Saturday 2 January 2021

TREK REVIEW: DIS 3-12 - "There is a Tide"

 The grand finale of Discovery's third season continues with "There is a Tide," which has the unenviable position of being part two of a three-part adventure. Nonetheless, this episode worked really well for me, tying up a lot of the ongoing plot of the season and setting up what looks to be a strong finale. 

In itself, the episode works strongly. On the one hand we have the commandeered Discovery and the grand retaking of the ship from Osyraa's forces. Burnham gets to do Die Hard, right down to direct references like the shoes and the baddie falling to their doom. It's just a shame that this didn't come a week earlier, because it would have been on Christmas Day (or Eve in the States). This is adrenaline-fuelled stuff, which makes for a strong contrast for the more talky elements elsewhere in the episode.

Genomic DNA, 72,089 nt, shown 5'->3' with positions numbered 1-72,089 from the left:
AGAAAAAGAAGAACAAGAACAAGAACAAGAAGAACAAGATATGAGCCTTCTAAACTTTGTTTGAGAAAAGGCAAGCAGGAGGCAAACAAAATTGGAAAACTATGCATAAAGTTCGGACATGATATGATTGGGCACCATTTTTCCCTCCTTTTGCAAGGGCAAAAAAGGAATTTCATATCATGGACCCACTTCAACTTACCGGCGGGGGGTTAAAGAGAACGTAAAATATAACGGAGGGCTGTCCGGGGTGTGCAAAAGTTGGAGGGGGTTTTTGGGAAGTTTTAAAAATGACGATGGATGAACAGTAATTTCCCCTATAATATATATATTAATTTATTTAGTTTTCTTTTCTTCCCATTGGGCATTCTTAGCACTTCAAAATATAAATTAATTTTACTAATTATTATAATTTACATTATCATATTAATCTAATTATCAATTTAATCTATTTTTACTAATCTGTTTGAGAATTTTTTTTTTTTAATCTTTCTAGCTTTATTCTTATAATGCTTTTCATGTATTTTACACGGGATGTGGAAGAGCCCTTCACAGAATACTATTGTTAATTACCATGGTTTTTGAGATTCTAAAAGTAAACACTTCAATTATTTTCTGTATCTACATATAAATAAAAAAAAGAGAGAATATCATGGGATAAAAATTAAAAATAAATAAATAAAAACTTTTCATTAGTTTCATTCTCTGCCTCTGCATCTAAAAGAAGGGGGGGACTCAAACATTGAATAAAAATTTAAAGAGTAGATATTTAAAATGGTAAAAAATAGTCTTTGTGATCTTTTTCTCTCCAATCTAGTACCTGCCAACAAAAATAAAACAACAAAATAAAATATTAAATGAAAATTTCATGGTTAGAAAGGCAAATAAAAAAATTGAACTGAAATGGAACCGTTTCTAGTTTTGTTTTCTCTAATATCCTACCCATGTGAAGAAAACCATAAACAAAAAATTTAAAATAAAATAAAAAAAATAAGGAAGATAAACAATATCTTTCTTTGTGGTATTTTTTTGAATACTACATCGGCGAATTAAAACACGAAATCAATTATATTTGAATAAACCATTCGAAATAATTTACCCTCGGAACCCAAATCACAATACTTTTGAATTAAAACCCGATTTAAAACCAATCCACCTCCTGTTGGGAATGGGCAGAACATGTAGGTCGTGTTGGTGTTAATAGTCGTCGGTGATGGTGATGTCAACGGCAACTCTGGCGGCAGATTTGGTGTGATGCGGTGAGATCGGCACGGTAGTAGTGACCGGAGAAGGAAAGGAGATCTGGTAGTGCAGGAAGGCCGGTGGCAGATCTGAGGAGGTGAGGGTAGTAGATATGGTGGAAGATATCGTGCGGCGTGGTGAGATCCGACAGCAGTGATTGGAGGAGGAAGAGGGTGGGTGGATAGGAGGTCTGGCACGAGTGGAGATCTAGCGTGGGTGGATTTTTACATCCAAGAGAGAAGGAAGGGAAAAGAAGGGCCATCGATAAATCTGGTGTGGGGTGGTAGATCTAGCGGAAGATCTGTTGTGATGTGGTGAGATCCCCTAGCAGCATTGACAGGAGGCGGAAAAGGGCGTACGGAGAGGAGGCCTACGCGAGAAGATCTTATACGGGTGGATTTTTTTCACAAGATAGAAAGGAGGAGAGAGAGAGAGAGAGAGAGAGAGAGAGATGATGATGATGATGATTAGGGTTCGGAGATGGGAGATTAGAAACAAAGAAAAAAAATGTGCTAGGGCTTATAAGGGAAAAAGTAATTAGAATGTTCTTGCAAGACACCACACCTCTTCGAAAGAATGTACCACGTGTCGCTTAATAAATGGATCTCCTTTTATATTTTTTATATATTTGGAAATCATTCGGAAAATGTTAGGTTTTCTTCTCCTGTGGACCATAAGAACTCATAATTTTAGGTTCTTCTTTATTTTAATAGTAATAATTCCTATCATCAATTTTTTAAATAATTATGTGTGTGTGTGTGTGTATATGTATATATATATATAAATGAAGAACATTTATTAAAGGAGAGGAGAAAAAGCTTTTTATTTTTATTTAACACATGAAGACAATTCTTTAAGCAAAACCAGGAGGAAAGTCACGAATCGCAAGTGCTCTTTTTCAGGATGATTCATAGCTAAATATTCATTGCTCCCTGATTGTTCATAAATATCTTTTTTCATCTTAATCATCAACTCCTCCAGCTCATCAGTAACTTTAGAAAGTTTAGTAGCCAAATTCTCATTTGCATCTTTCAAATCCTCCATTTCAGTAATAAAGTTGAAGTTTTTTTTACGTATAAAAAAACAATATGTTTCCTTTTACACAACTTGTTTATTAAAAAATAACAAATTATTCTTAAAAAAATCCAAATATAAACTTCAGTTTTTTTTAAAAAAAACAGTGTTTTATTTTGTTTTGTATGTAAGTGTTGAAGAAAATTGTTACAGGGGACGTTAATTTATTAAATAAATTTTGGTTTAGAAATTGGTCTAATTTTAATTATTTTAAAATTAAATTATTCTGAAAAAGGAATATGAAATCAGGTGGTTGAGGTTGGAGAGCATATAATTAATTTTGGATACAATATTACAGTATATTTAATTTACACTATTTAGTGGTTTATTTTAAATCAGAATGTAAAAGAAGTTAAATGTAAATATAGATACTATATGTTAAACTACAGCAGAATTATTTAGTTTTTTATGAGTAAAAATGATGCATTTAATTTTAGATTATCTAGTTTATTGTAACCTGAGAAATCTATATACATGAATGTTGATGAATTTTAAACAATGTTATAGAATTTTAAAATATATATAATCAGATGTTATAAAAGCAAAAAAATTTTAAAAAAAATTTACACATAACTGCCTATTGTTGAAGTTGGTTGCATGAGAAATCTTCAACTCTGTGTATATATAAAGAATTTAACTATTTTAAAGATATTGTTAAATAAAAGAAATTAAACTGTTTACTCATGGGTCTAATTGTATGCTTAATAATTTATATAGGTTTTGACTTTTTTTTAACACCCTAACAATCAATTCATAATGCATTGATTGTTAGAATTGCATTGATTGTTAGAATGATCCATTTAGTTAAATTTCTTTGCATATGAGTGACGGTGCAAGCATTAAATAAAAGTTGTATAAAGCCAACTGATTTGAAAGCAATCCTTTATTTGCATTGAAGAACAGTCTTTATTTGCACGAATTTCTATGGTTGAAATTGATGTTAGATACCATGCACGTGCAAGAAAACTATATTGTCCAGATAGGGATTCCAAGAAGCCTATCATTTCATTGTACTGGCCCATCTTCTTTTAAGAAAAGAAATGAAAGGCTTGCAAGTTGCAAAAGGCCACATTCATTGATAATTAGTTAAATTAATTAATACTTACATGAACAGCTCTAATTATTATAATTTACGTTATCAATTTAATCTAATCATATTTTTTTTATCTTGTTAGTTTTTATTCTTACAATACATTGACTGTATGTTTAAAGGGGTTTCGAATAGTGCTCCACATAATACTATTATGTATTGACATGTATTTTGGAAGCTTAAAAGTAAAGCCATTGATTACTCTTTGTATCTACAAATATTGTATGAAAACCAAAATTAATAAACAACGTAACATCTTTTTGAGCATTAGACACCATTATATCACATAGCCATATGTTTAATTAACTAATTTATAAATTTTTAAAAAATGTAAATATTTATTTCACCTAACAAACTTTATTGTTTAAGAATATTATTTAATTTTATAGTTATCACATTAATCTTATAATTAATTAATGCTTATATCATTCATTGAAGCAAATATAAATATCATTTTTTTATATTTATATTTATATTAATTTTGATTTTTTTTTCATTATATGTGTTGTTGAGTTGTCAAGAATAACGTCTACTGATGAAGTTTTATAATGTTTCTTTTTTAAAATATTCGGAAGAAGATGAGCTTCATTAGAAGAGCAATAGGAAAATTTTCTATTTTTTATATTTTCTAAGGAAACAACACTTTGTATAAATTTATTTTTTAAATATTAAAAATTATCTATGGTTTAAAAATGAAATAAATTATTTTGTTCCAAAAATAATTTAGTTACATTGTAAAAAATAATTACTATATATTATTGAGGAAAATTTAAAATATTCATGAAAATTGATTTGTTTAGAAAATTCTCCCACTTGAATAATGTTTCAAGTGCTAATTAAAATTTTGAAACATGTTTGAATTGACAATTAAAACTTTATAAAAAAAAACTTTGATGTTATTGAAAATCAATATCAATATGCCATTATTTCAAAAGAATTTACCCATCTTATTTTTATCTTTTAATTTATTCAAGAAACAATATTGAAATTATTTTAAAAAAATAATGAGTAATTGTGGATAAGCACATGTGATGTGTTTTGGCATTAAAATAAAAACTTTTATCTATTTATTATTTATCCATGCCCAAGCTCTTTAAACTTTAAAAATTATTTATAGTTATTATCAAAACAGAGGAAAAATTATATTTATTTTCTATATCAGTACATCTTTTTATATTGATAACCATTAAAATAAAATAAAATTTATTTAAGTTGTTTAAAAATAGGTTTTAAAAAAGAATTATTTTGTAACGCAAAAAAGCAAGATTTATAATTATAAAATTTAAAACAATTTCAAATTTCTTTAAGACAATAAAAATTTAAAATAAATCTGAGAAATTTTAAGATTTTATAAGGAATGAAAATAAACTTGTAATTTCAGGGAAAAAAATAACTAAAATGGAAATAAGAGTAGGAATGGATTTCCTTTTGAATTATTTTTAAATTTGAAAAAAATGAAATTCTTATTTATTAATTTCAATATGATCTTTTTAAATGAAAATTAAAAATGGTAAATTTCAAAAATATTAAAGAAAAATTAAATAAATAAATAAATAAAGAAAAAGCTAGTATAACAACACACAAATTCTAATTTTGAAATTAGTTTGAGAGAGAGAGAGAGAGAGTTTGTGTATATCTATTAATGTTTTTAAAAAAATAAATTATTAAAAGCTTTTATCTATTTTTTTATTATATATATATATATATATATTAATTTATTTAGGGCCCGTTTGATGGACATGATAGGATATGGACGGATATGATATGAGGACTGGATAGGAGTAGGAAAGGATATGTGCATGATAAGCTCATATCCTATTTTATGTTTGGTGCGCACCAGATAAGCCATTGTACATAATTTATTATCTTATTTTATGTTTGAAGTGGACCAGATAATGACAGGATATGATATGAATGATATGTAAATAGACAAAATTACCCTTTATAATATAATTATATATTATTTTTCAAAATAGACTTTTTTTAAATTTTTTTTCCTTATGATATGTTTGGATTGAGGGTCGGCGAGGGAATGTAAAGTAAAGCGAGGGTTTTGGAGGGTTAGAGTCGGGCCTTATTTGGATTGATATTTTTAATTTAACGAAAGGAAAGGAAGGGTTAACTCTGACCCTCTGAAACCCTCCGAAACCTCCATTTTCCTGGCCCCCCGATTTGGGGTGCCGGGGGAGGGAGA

Some of my favourite scenes are those between Anthony Rapp's Stamets and Kenneth Mitchell's Aurellio. There's a real meeting of minds as two very similar characters from opposite sides interact, and it's clear that Aurellio is beginning to question his loyalty to Osyraa, but at the same time, he's not wrong: she and the Chain have done some real good out there while Starfleet have been isolated. Mitchell is excellent - I didn't even realise that this was the same guy who'd played a bunch of Klingons in the first two seasons (Kol and his father Kol-Sha, and Voq and L'Rell's son Tenavik). OK, the heavy make-up is part of that, but they're also remarkably distinct performances. I'd also missed that Mitchell is suffering from ALS (motor neurone disease to us Brits) and is now confined to a wheelchair, and it's excellent that he has a new role that incorporates that. Rapp is also truly excellent in this episode, not only against Aurellio but against Burnham. He's absolutely right, as well. Burnham has had everyone following her whims whether it was to save the galaxy or just Book, and now she's spouting off about sacrificing people for the greater good. No wonder Stamets is furious with her.